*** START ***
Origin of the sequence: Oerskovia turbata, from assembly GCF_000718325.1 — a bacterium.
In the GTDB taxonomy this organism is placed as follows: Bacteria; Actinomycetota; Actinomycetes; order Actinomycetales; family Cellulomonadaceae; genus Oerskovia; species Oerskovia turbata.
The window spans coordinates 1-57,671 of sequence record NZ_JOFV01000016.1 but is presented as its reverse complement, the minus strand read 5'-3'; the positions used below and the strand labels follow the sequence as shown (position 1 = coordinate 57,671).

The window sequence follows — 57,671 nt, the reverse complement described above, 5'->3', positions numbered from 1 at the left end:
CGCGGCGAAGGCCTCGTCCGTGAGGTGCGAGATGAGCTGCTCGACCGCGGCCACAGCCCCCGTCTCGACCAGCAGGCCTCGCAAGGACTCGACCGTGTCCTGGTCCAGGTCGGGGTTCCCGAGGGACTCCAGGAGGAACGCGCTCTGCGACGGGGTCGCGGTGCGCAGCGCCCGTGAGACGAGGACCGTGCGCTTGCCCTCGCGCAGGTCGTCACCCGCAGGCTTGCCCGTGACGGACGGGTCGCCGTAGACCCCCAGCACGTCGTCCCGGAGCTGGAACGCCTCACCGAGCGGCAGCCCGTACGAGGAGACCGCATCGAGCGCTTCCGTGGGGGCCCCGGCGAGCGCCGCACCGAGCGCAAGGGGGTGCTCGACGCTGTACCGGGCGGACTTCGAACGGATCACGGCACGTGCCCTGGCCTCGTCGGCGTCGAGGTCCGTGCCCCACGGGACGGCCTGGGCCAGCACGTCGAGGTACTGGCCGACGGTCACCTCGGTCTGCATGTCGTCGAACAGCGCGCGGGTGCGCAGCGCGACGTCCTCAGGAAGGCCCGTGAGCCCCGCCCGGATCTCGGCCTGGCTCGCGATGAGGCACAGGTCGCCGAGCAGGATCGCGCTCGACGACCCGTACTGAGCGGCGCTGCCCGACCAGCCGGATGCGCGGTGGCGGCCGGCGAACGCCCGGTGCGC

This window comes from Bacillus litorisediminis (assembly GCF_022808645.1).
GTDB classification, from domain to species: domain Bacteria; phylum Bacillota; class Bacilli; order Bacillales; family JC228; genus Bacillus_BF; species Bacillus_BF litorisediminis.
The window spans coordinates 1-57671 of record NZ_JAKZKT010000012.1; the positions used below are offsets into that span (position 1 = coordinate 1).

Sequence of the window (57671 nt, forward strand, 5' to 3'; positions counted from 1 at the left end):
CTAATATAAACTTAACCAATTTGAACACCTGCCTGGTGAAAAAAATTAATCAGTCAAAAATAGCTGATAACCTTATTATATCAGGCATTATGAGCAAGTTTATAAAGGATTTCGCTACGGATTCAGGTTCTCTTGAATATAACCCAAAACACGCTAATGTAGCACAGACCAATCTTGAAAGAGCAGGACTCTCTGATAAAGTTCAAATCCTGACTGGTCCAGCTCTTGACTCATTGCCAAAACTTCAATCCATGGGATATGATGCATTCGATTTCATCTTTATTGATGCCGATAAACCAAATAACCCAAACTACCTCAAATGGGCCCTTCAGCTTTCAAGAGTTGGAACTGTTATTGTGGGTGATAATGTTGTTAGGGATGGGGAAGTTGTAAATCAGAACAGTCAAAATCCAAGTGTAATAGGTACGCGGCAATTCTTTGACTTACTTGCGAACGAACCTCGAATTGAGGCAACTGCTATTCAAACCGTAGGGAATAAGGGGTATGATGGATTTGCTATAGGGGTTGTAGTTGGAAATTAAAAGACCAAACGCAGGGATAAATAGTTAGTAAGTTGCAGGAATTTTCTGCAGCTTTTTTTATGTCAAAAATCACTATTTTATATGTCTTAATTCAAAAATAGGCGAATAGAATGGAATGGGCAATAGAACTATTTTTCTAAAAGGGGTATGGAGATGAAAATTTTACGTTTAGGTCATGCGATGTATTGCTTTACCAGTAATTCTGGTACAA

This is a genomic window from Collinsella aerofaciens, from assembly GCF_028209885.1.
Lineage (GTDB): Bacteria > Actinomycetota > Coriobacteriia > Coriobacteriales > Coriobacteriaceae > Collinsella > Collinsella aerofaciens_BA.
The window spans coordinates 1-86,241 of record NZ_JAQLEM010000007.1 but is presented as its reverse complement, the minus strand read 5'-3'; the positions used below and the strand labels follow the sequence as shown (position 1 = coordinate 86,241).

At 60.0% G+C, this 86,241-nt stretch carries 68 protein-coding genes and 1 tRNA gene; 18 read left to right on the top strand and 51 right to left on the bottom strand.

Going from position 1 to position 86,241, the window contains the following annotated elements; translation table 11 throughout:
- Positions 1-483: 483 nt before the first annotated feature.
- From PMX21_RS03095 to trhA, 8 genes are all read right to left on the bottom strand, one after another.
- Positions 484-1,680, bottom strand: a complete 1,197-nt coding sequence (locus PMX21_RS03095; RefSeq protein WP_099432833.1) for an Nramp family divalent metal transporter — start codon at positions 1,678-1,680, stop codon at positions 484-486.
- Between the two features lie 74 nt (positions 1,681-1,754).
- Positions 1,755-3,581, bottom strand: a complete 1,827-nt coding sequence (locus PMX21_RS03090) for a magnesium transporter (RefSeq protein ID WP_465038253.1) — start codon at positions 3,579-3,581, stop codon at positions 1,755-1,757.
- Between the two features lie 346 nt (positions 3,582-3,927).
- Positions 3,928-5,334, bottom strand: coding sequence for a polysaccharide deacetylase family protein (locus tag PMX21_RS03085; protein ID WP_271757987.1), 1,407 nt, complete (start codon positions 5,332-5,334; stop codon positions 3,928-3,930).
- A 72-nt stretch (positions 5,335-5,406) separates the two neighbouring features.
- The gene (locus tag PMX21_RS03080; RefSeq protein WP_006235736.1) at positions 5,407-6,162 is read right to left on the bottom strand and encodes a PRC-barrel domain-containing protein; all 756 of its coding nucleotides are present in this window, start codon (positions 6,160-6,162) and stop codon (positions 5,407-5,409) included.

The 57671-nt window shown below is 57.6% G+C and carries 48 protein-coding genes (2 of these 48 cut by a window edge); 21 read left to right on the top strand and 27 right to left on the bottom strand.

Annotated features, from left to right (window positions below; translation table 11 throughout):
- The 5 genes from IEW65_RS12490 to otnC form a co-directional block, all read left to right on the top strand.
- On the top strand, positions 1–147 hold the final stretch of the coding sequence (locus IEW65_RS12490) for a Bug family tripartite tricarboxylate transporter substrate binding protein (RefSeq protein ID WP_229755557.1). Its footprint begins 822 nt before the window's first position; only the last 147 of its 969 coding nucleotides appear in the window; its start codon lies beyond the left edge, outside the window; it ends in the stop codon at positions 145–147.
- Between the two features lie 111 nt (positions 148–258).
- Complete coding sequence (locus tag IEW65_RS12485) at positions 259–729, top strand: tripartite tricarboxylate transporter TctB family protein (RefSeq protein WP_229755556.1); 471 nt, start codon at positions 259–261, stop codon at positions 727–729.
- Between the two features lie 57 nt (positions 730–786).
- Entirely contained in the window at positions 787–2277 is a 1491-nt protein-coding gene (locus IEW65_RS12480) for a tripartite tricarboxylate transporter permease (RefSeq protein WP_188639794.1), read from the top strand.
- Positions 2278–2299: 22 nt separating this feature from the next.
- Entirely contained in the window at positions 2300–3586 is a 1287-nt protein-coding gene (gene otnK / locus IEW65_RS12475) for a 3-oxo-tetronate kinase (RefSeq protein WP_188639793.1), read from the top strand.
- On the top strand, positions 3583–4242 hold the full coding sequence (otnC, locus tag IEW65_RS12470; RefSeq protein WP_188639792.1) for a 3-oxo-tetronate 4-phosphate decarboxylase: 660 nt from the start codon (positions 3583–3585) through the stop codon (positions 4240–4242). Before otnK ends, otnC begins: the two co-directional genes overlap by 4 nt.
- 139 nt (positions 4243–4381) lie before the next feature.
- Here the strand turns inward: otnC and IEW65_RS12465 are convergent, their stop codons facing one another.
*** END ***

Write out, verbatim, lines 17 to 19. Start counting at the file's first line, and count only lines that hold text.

- From PMX21_RS03095 to trhA, 8 genes are all read right to left on the bottom strand, one after another.
- Positions 484-1,680, bottom strand: a complete 1,197-nt coding sequence (locus PMX21_RS03095; RefSeq protein WP_099432833.1) for an Nramp family divalent metal transporter — start codon at positions 1,678-1,680, stop codon at positions 484-486.
- Between the two features lie 74 nt (positions 1,681-1,754).